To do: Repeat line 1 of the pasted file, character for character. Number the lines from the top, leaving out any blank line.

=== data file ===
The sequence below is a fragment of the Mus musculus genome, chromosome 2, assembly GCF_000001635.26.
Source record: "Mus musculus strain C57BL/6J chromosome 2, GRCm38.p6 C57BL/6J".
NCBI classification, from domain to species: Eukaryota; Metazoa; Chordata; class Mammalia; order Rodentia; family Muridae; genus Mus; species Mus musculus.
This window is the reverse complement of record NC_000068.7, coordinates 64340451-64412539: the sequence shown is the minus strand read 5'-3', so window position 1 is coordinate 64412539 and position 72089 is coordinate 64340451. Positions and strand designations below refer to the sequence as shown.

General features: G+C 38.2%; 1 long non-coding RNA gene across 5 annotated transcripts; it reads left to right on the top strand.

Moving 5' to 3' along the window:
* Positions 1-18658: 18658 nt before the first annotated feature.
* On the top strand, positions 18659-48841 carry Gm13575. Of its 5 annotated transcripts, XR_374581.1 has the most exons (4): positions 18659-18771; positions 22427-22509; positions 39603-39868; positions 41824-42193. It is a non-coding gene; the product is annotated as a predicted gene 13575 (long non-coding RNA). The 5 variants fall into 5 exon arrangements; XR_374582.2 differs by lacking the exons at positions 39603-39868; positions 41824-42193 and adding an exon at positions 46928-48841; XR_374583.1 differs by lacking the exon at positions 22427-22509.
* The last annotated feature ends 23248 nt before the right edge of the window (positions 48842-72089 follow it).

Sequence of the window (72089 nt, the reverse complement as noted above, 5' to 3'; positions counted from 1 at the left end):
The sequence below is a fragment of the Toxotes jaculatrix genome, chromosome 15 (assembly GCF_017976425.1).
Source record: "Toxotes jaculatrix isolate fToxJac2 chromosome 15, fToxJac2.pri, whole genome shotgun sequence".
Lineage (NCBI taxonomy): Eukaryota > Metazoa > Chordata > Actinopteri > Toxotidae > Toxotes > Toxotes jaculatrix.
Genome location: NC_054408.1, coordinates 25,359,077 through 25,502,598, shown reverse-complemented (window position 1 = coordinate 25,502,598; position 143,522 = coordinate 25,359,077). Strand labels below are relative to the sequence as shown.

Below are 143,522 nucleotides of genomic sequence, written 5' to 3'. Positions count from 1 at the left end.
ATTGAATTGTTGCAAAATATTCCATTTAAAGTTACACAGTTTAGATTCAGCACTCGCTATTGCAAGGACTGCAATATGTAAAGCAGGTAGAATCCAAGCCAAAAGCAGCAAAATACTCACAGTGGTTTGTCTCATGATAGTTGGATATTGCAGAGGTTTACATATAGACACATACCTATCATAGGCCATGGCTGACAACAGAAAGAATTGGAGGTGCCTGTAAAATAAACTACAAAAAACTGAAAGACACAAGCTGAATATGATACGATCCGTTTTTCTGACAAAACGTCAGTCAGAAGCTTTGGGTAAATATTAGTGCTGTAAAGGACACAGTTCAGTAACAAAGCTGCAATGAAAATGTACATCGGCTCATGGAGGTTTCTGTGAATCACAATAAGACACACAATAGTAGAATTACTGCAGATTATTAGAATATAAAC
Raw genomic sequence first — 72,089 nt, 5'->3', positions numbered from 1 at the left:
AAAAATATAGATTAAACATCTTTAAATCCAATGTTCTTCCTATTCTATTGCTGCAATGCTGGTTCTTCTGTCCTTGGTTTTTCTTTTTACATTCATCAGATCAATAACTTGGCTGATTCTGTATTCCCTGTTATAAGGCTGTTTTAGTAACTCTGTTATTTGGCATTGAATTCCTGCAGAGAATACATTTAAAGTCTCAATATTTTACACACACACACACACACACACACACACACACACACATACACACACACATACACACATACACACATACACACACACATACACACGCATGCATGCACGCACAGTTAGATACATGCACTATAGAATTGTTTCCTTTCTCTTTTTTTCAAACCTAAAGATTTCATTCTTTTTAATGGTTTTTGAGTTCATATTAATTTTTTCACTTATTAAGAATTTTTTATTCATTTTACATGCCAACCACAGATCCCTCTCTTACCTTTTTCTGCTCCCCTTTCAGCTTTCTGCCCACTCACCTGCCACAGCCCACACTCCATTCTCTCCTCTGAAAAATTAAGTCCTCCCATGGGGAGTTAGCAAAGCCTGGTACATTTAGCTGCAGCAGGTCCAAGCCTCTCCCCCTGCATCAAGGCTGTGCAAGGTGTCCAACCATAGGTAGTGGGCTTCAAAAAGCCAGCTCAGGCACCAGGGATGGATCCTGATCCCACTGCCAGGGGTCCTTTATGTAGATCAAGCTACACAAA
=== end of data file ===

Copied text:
The sequence below is a fragment of the Mus musculus genome, chromosome 2, assembly GCF_000001635.26.